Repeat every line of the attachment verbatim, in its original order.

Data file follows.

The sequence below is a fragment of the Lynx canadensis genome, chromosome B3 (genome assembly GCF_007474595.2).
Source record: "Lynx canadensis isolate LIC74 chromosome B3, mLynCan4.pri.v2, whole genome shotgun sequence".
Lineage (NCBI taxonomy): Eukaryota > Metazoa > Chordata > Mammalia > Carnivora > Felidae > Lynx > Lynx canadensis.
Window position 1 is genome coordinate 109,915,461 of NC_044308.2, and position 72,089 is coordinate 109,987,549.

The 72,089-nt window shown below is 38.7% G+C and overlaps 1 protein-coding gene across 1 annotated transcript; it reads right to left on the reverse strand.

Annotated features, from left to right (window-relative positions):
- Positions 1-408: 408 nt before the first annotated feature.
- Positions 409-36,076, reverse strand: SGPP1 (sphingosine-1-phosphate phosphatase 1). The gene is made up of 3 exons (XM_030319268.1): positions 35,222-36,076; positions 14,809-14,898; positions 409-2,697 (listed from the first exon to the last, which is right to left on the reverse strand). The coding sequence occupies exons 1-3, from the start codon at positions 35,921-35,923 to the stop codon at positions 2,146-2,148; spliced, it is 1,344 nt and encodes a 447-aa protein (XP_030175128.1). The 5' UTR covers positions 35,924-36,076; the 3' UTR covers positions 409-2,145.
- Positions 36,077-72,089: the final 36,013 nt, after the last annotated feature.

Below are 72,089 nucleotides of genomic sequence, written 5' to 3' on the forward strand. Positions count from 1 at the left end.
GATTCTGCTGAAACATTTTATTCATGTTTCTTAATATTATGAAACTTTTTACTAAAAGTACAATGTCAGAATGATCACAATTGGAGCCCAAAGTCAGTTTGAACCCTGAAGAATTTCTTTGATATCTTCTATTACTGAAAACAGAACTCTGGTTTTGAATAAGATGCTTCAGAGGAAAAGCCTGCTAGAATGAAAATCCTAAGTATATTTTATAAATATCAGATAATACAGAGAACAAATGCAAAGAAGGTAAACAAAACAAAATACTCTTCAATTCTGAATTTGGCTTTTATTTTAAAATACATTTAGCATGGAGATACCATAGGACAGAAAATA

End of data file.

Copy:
The sequence below is a fragment of the Lynx canadensis genome, chromosome B3 (genome assembly GCF_007474595.2).
Source record: "Lynx canadensis isolate LIC74 chromosome B3, mLynCan4.pri.v2, whole genome shotgun sequence".
Lineage (NCBI taxonomy): Eukaryota > Metazoa > Chordata > Mammalia > Carnivora > Felidae > Lynx > Lynx canadensis.
Window position 1 is genome coordinate 109,915,461 of NC_044308.2, and position 72,089 is coordinate 109,987,549.

The 72,089-nt window shown below is 38.7% G+C and overlaps 1 protein-coding gene across 1 annotated transcript; it reads right to left on the reverse strand.

Annotated features, from left to right (window-relative positions):
- Positions 1-408: 408 nt before the first annotated feature.
- Positions 409-36,076, reverse strand: SGPP1 (sphingosine-1-phosphate phosphatase 1). The gene is made up of 3 exons (XM_030319268.1): positions 35,222-36,076; positions 14,809-14,898; positions 409-2,697 (listed from the first exon to the last, which is right to left on the reverse strand). The coding sequence occupies exons 1-3, from the start codon at positions 35,921-35,923 to the stop codon at positions 2,146-2,148; spliced, it is 1,344 nt and encodes a 447-aa protein (XP_030175128.1). The 5' UTR covers positions 35,924-36,076; the 3' UTR covers positions 409-2,145.
- Positions 36,077-72,089: the final 36,013 nt, after the last annotated feature.

Below are 72,089 nucleotides of genomic sequence, written 5' to 3' on the forward strand. Positions count from 1 at the left end.
GATTCTGCTGAAACATTTTATTCATGTTTCTTAATATTATGAAACTTTTTACTAAAAGTACAATGTCAGAATGATCACAATTGGAGCCCAAAGTCAGTTTGAACCCTGAAGAATTTCTTTGATATCTTCTATTACTGAAAACAGAACTCTGGTTTTGAATAAGATGCTTCAGAGGAAAAGCCTGCTAGAATGAAAATCCTAAGTATATTTTATAAATATCAGATAATACAGAGAACAAATGCAAAGAAGGTAAACAAAACAAAATACTCTTCAATTCTGAATTTGGCTTTTATTTTAAAATACATTTAGCATGGAGATACCATAGGACAGAAAATA